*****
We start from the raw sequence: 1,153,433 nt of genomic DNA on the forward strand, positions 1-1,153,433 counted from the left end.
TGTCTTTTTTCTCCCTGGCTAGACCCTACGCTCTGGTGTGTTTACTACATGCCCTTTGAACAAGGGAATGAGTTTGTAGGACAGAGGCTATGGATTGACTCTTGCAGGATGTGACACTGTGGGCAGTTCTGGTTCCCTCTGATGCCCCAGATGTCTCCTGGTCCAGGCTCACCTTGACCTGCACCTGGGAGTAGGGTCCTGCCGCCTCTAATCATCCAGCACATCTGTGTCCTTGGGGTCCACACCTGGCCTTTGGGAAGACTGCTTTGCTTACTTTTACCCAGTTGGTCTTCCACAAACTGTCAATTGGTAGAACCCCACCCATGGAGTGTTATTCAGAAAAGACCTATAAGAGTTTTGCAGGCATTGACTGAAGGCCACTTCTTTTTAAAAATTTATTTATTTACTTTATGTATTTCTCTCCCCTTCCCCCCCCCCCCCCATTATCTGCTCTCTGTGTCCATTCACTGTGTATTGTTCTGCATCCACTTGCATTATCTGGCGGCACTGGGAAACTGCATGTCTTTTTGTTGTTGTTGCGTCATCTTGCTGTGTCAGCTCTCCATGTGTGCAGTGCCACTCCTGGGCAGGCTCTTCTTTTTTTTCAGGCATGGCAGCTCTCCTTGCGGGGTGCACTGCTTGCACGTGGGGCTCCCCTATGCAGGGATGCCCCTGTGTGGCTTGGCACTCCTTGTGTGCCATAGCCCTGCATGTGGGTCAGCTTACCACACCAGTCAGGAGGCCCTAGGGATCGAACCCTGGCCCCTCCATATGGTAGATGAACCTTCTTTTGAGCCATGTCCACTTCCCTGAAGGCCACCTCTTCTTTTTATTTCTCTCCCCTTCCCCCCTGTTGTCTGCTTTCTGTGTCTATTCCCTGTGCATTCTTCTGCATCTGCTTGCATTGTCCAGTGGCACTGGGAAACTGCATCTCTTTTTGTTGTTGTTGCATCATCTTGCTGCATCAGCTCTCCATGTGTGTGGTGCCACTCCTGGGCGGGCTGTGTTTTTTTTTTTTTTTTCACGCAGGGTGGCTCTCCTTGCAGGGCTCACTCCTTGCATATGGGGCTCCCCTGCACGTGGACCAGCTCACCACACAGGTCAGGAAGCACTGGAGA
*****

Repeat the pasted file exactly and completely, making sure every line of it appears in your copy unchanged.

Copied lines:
We start from the raw sequence: 1,153,433 nt of genomic DNA on the forward strand, positions 1-1,153,433 counted from the left end.
TGTCTTTTTTCTCCCTGGCTAGACCCTACGCTCTGGTGTGTTTACTACATGCCCTTTGAACAAGGGAATGAGTTTGTAGGACAGAGGCTATGGATTGACTCTTGCAGGATGTGACACTGTGGGCAGTTCTGGTTCCCTCTGATGCCCCAGATGTCTCCTGGTCCAGGCTCACCTTGACCTGCACCTGGGAGTAGGGTCCTGCCGCCTCTAATCATCCAGCACATCTGTGTCCTTGGGGTCCACACCTGGCCTTTGGGAAGACTGCTTTGCTTACTTTTACCCAGTTGGTCTTCCACAAACTGTCAATTGGTAGAACCCCACCCATGGAGTGTTATTCAGAAAAGACCTATAAGAGTTTTGCAGGCATTGACTGAAGGCCACTTCTTTTTAAAAATTTATTTATTTACTTTATGTATTTCTCTCCCCTTCCCCCCCCCCCCCCATTATCTGCTCTCTGTGTCCATTCACTGTGTATTGTTCTGCATCCACTTGCATTATCTGGCGGCACTGGGAAACTGCATGTCTTTTTGTTGTTGTTGCGTCATCTTGCTGTGTCAGCTCTCCATGTGTGCAGTGCCACTCCTGGGCAGGCTCTTCTTTTTTTTCAGGCATGGCAGCTCTCCTTGCGGGGTGCACTGCTTGCACGTGGGGCTCCCCTATGCAGGGATGCCCCTGTGTGGCTTGGCACTCCTTGTGTGCCATAGCCCTGCATGTGGGTCAGCTTACCACACCAGTCAGGAGGCCCTAGGGATCGAACCCTGGCCCCTCCATATGGTAGATGAACCTTCTTTTGAGCCATGTCCACTTCCCTGAAGGCCACCTCTTCTTTTTATTTCTCTCCCCTTCCCCCCTGTTGTCTGCTTTCTGTGTCTATTCCCTGTGCATTCTTCTGCATCTGCTTGCATTGTCCAGTGGCACTGGGAAACTGCATCTCTTTTTGTTGTTGTTGCATCATCTTGCTGCATCAGCTCTCCATGTGTGTGGTGCCACTCCTGGGCGGGCTGTGTTTTTTTTTTTTTTTTCACGCAGGGTGGCTCTCCTTGCAGGGCTCACTCCTTGCATATGGGGCTCCCCTGCACGTGGACCAGCTCACCACACAGGTCAGGAAGCACTGGAGA